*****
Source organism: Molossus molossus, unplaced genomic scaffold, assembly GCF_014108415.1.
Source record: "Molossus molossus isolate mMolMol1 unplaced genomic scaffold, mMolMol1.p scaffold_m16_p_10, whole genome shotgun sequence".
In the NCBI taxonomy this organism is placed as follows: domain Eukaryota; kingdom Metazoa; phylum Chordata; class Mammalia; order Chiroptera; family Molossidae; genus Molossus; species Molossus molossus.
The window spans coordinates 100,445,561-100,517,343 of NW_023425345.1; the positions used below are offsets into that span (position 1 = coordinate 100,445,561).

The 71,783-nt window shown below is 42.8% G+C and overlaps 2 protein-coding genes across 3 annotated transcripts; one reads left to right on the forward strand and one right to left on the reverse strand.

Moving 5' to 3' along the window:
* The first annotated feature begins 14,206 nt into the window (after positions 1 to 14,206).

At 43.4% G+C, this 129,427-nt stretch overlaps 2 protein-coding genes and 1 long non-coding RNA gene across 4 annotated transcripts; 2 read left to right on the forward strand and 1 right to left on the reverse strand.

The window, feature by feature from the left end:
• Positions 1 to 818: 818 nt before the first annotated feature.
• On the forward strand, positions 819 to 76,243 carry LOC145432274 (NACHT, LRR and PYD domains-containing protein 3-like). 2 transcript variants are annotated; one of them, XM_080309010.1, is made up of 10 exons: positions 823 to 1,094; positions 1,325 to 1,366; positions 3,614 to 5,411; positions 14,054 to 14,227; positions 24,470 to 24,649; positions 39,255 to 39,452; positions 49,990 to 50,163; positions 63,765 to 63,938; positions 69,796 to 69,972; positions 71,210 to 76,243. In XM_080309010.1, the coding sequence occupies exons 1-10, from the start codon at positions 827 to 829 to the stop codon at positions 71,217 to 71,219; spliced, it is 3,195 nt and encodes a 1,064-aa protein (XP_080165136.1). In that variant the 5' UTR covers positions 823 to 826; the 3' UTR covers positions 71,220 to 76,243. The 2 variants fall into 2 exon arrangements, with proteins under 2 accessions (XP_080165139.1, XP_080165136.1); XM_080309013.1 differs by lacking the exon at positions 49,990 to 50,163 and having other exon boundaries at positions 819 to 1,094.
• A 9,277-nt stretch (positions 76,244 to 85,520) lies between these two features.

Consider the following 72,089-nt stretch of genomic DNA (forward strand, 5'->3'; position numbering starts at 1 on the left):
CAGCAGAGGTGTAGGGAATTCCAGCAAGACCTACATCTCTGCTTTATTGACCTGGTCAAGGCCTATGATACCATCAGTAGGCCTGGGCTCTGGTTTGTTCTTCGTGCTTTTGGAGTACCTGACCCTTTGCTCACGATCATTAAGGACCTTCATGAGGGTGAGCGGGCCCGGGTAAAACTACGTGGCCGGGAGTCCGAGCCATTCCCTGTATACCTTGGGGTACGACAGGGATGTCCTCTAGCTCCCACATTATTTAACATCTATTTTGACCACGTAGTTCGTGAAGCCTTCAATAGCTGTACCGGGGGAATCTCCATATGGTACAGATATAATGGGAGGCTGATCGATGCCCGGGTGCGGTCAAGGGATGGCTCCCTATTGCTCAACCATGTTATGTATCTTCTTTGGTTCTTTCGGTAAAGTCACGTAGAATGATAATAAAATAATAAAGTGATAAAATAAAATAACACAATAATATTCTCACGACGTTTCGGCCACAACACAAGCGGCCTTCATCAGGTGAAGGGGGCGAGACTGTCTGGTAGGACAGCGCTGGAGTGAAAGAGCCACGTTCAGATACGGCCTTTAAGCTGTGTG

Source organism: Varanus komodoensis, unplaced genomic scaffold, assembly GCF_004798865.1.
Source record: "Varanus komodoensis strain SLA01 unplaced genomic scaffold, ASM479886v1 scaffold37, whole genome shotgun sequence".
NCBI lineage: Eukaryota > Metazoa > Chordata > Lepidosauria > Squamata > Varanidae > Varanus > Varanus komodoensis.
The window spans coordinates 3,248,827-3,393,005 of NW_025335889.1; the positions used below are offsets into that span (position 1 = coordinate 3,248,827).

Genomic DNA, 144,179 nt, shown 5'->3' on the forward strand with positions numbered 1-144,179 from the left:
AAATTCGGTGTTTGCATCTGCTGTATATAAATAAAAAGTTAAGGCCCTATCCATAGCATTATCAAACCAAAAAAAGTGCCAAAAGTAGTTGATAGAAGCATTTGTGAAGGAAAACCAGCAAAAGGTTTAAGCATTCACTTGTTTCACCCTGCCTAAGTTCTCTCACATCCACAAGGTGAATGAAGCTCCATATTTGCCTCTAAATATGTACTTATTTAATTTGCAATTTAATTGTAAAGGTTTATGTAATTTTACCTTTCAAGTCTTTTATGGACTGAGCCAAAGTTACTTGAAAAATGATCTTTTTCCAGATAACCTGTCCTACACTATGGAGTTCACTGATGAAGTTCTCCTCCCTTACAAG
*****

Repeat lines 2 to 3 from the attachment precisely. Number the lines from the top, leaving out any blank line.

Source record: "Molossus molossus isolate mMolMol1 unplaced genomic scaffold, mMolMol1.p scaffold_m16_p_10, whole genome shotgun sequence".
In the NCBI taxonomy this organism is placed as follows: domain Eukaryota; kingdom Metazoa; phylum Chordata; class Mammalia; order Chiroptera; family Molossidae; genus Molossus; species Molossus molossus.